The truth is I wish I could live my life in such a black and white manner — guided by truisms — vindicated by tales of success and adulation — however, I myself know that life is much more complicated than people will readily admit.
Nothing in life is ever that simple, nor should we ever expect it to be. The truth is no matter how many times you wake up before dawn, how many inspirational quotes you emblazon on your home screen, or how many self-help gurus you fanaticize over, life will always happen, and when it does its messy.
A single mother working three jobs to support her family does not need to be told to work harder.
A father with debilitating depression and anxiety does not need to be told to see the bright side of things.
An immigrant family escaping oppression in pursuit of the American Dream need not be told they need to understand the value of hard work.
The truth of the matter is — some people have real problems — and while self-reflection and introspection are a necessary part of the process — when a twenty-something year old influencer admonishes his followers on social media for not taking advantage of the opportunities they’ve been given — it becomes a matter of hypocrisy and privilege rather than insight.
Real progress — real change for that matter — is about getting to work. Its about establishing a pattern of consistency while also taking daily strides to expand our already limited comfort zone. It takes a heathy balance of discipline and compassion for ourselves during the process. Don’t get me wrong — success, hard-work, and self-improvement are admirable things to strive for, however, if done the wrong way — such aspirations can ultimately lead to self-destruction.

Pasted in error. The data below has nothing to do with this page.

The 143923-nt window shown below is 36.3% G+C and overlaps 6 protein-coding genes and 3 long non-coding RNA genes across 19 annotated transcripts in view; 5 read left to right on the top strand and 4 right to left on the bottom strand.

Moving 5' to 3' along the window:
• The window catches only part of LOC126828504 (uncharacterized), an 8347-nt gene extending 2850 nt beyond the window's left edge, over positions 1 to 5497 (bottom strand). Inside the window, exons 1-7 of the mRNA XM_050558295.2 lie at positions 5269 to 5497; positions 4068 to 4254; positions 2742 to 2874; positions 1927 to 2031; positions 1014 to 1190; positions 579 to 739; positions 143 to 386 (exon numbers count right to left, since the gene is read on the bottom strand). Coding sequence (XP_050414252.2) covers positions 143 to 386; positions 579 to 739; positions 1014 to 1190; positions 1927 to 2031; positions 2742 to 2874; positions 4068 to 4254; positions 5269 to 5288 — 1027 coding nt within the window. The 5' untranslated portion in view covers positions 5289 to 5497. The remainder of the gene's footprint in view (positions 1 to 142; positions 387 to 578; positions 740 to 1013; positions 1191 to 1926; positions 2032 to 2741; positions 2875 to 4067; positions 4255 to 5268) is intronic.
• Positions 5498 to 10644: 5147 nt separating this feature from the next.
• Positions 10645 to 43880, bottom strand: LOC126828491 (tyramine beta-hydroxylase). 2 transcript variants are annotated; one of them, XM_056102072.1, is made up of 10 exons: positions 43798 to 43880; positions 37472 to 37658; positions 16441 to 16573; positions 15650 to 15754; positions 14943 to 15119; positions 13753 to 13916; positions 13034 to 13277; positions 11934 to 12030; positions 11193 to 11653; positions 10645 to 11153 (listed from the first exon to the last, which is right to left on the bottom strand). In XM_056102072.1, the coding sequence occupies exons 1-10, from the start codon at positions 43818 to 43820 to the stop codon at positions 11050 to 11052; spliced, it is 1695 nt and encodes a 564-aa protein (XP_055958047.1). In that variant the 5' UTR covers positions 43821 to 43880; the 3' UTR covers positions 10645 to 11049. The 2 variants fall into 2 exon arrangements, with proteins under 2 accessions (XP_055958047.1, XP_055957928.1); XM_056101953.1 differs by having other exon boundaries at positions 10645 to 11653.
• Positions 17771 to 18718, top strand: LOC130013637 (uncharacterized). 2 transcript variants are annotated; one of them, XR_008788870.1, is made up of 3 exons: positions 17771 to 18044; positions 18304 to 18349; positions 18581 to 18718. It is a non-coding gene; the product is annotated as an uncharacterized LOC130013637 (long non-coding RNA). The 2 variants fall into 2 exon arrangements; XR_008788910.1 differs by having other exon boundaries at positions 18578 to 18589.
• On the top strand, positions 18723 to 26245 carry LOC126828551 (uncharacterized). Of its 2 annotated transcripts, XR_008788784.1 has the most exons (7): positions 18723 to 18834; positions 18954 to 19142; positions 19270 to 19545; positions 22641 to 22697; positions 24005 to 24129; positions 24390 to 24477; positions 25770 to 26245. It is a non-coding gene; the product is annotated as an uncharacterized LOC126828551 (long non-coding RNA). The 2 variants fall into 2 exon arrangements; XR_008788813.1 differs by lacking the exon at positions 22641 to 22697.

Though I mostly dread the preachy, smug-like disposition of self-help gurus, one motivational speaker sums up motivation quite nicely. In the wise words of Mel Robbins — the truth is, “…motivation is bullshit, and you’re never gonna feel like it.”
Knowing that fact alone is liberating and should compel you to formulate your own version of success and means of motivating yourself. Finding your path in life isn’t a montage in a Sylvester Stallone flick, its not practice-practice-practice-win, if anything, its more along the lines of lose — lose again — lose harder — damn, I suck — could always try stripping — wait…I think I did it!
Many people prioritize the triumphs of success, when really, the most important part is the journey.
You learn more about yourself in the trenches than you could ever learn on the podium. Growth is supposed to be messy, and most of the time it is uncomfortable, but I guarantee you — you waking up everyday willing to get your ass beat will put you miles ahead of the people scolding you to work harder (most of them probably sleep in secretly anyway). Above all, be kind to yourself — do work your ass off — but be mindful about it — sometimes working smarter, not harder, is the way to go.
The Mythology of Motivation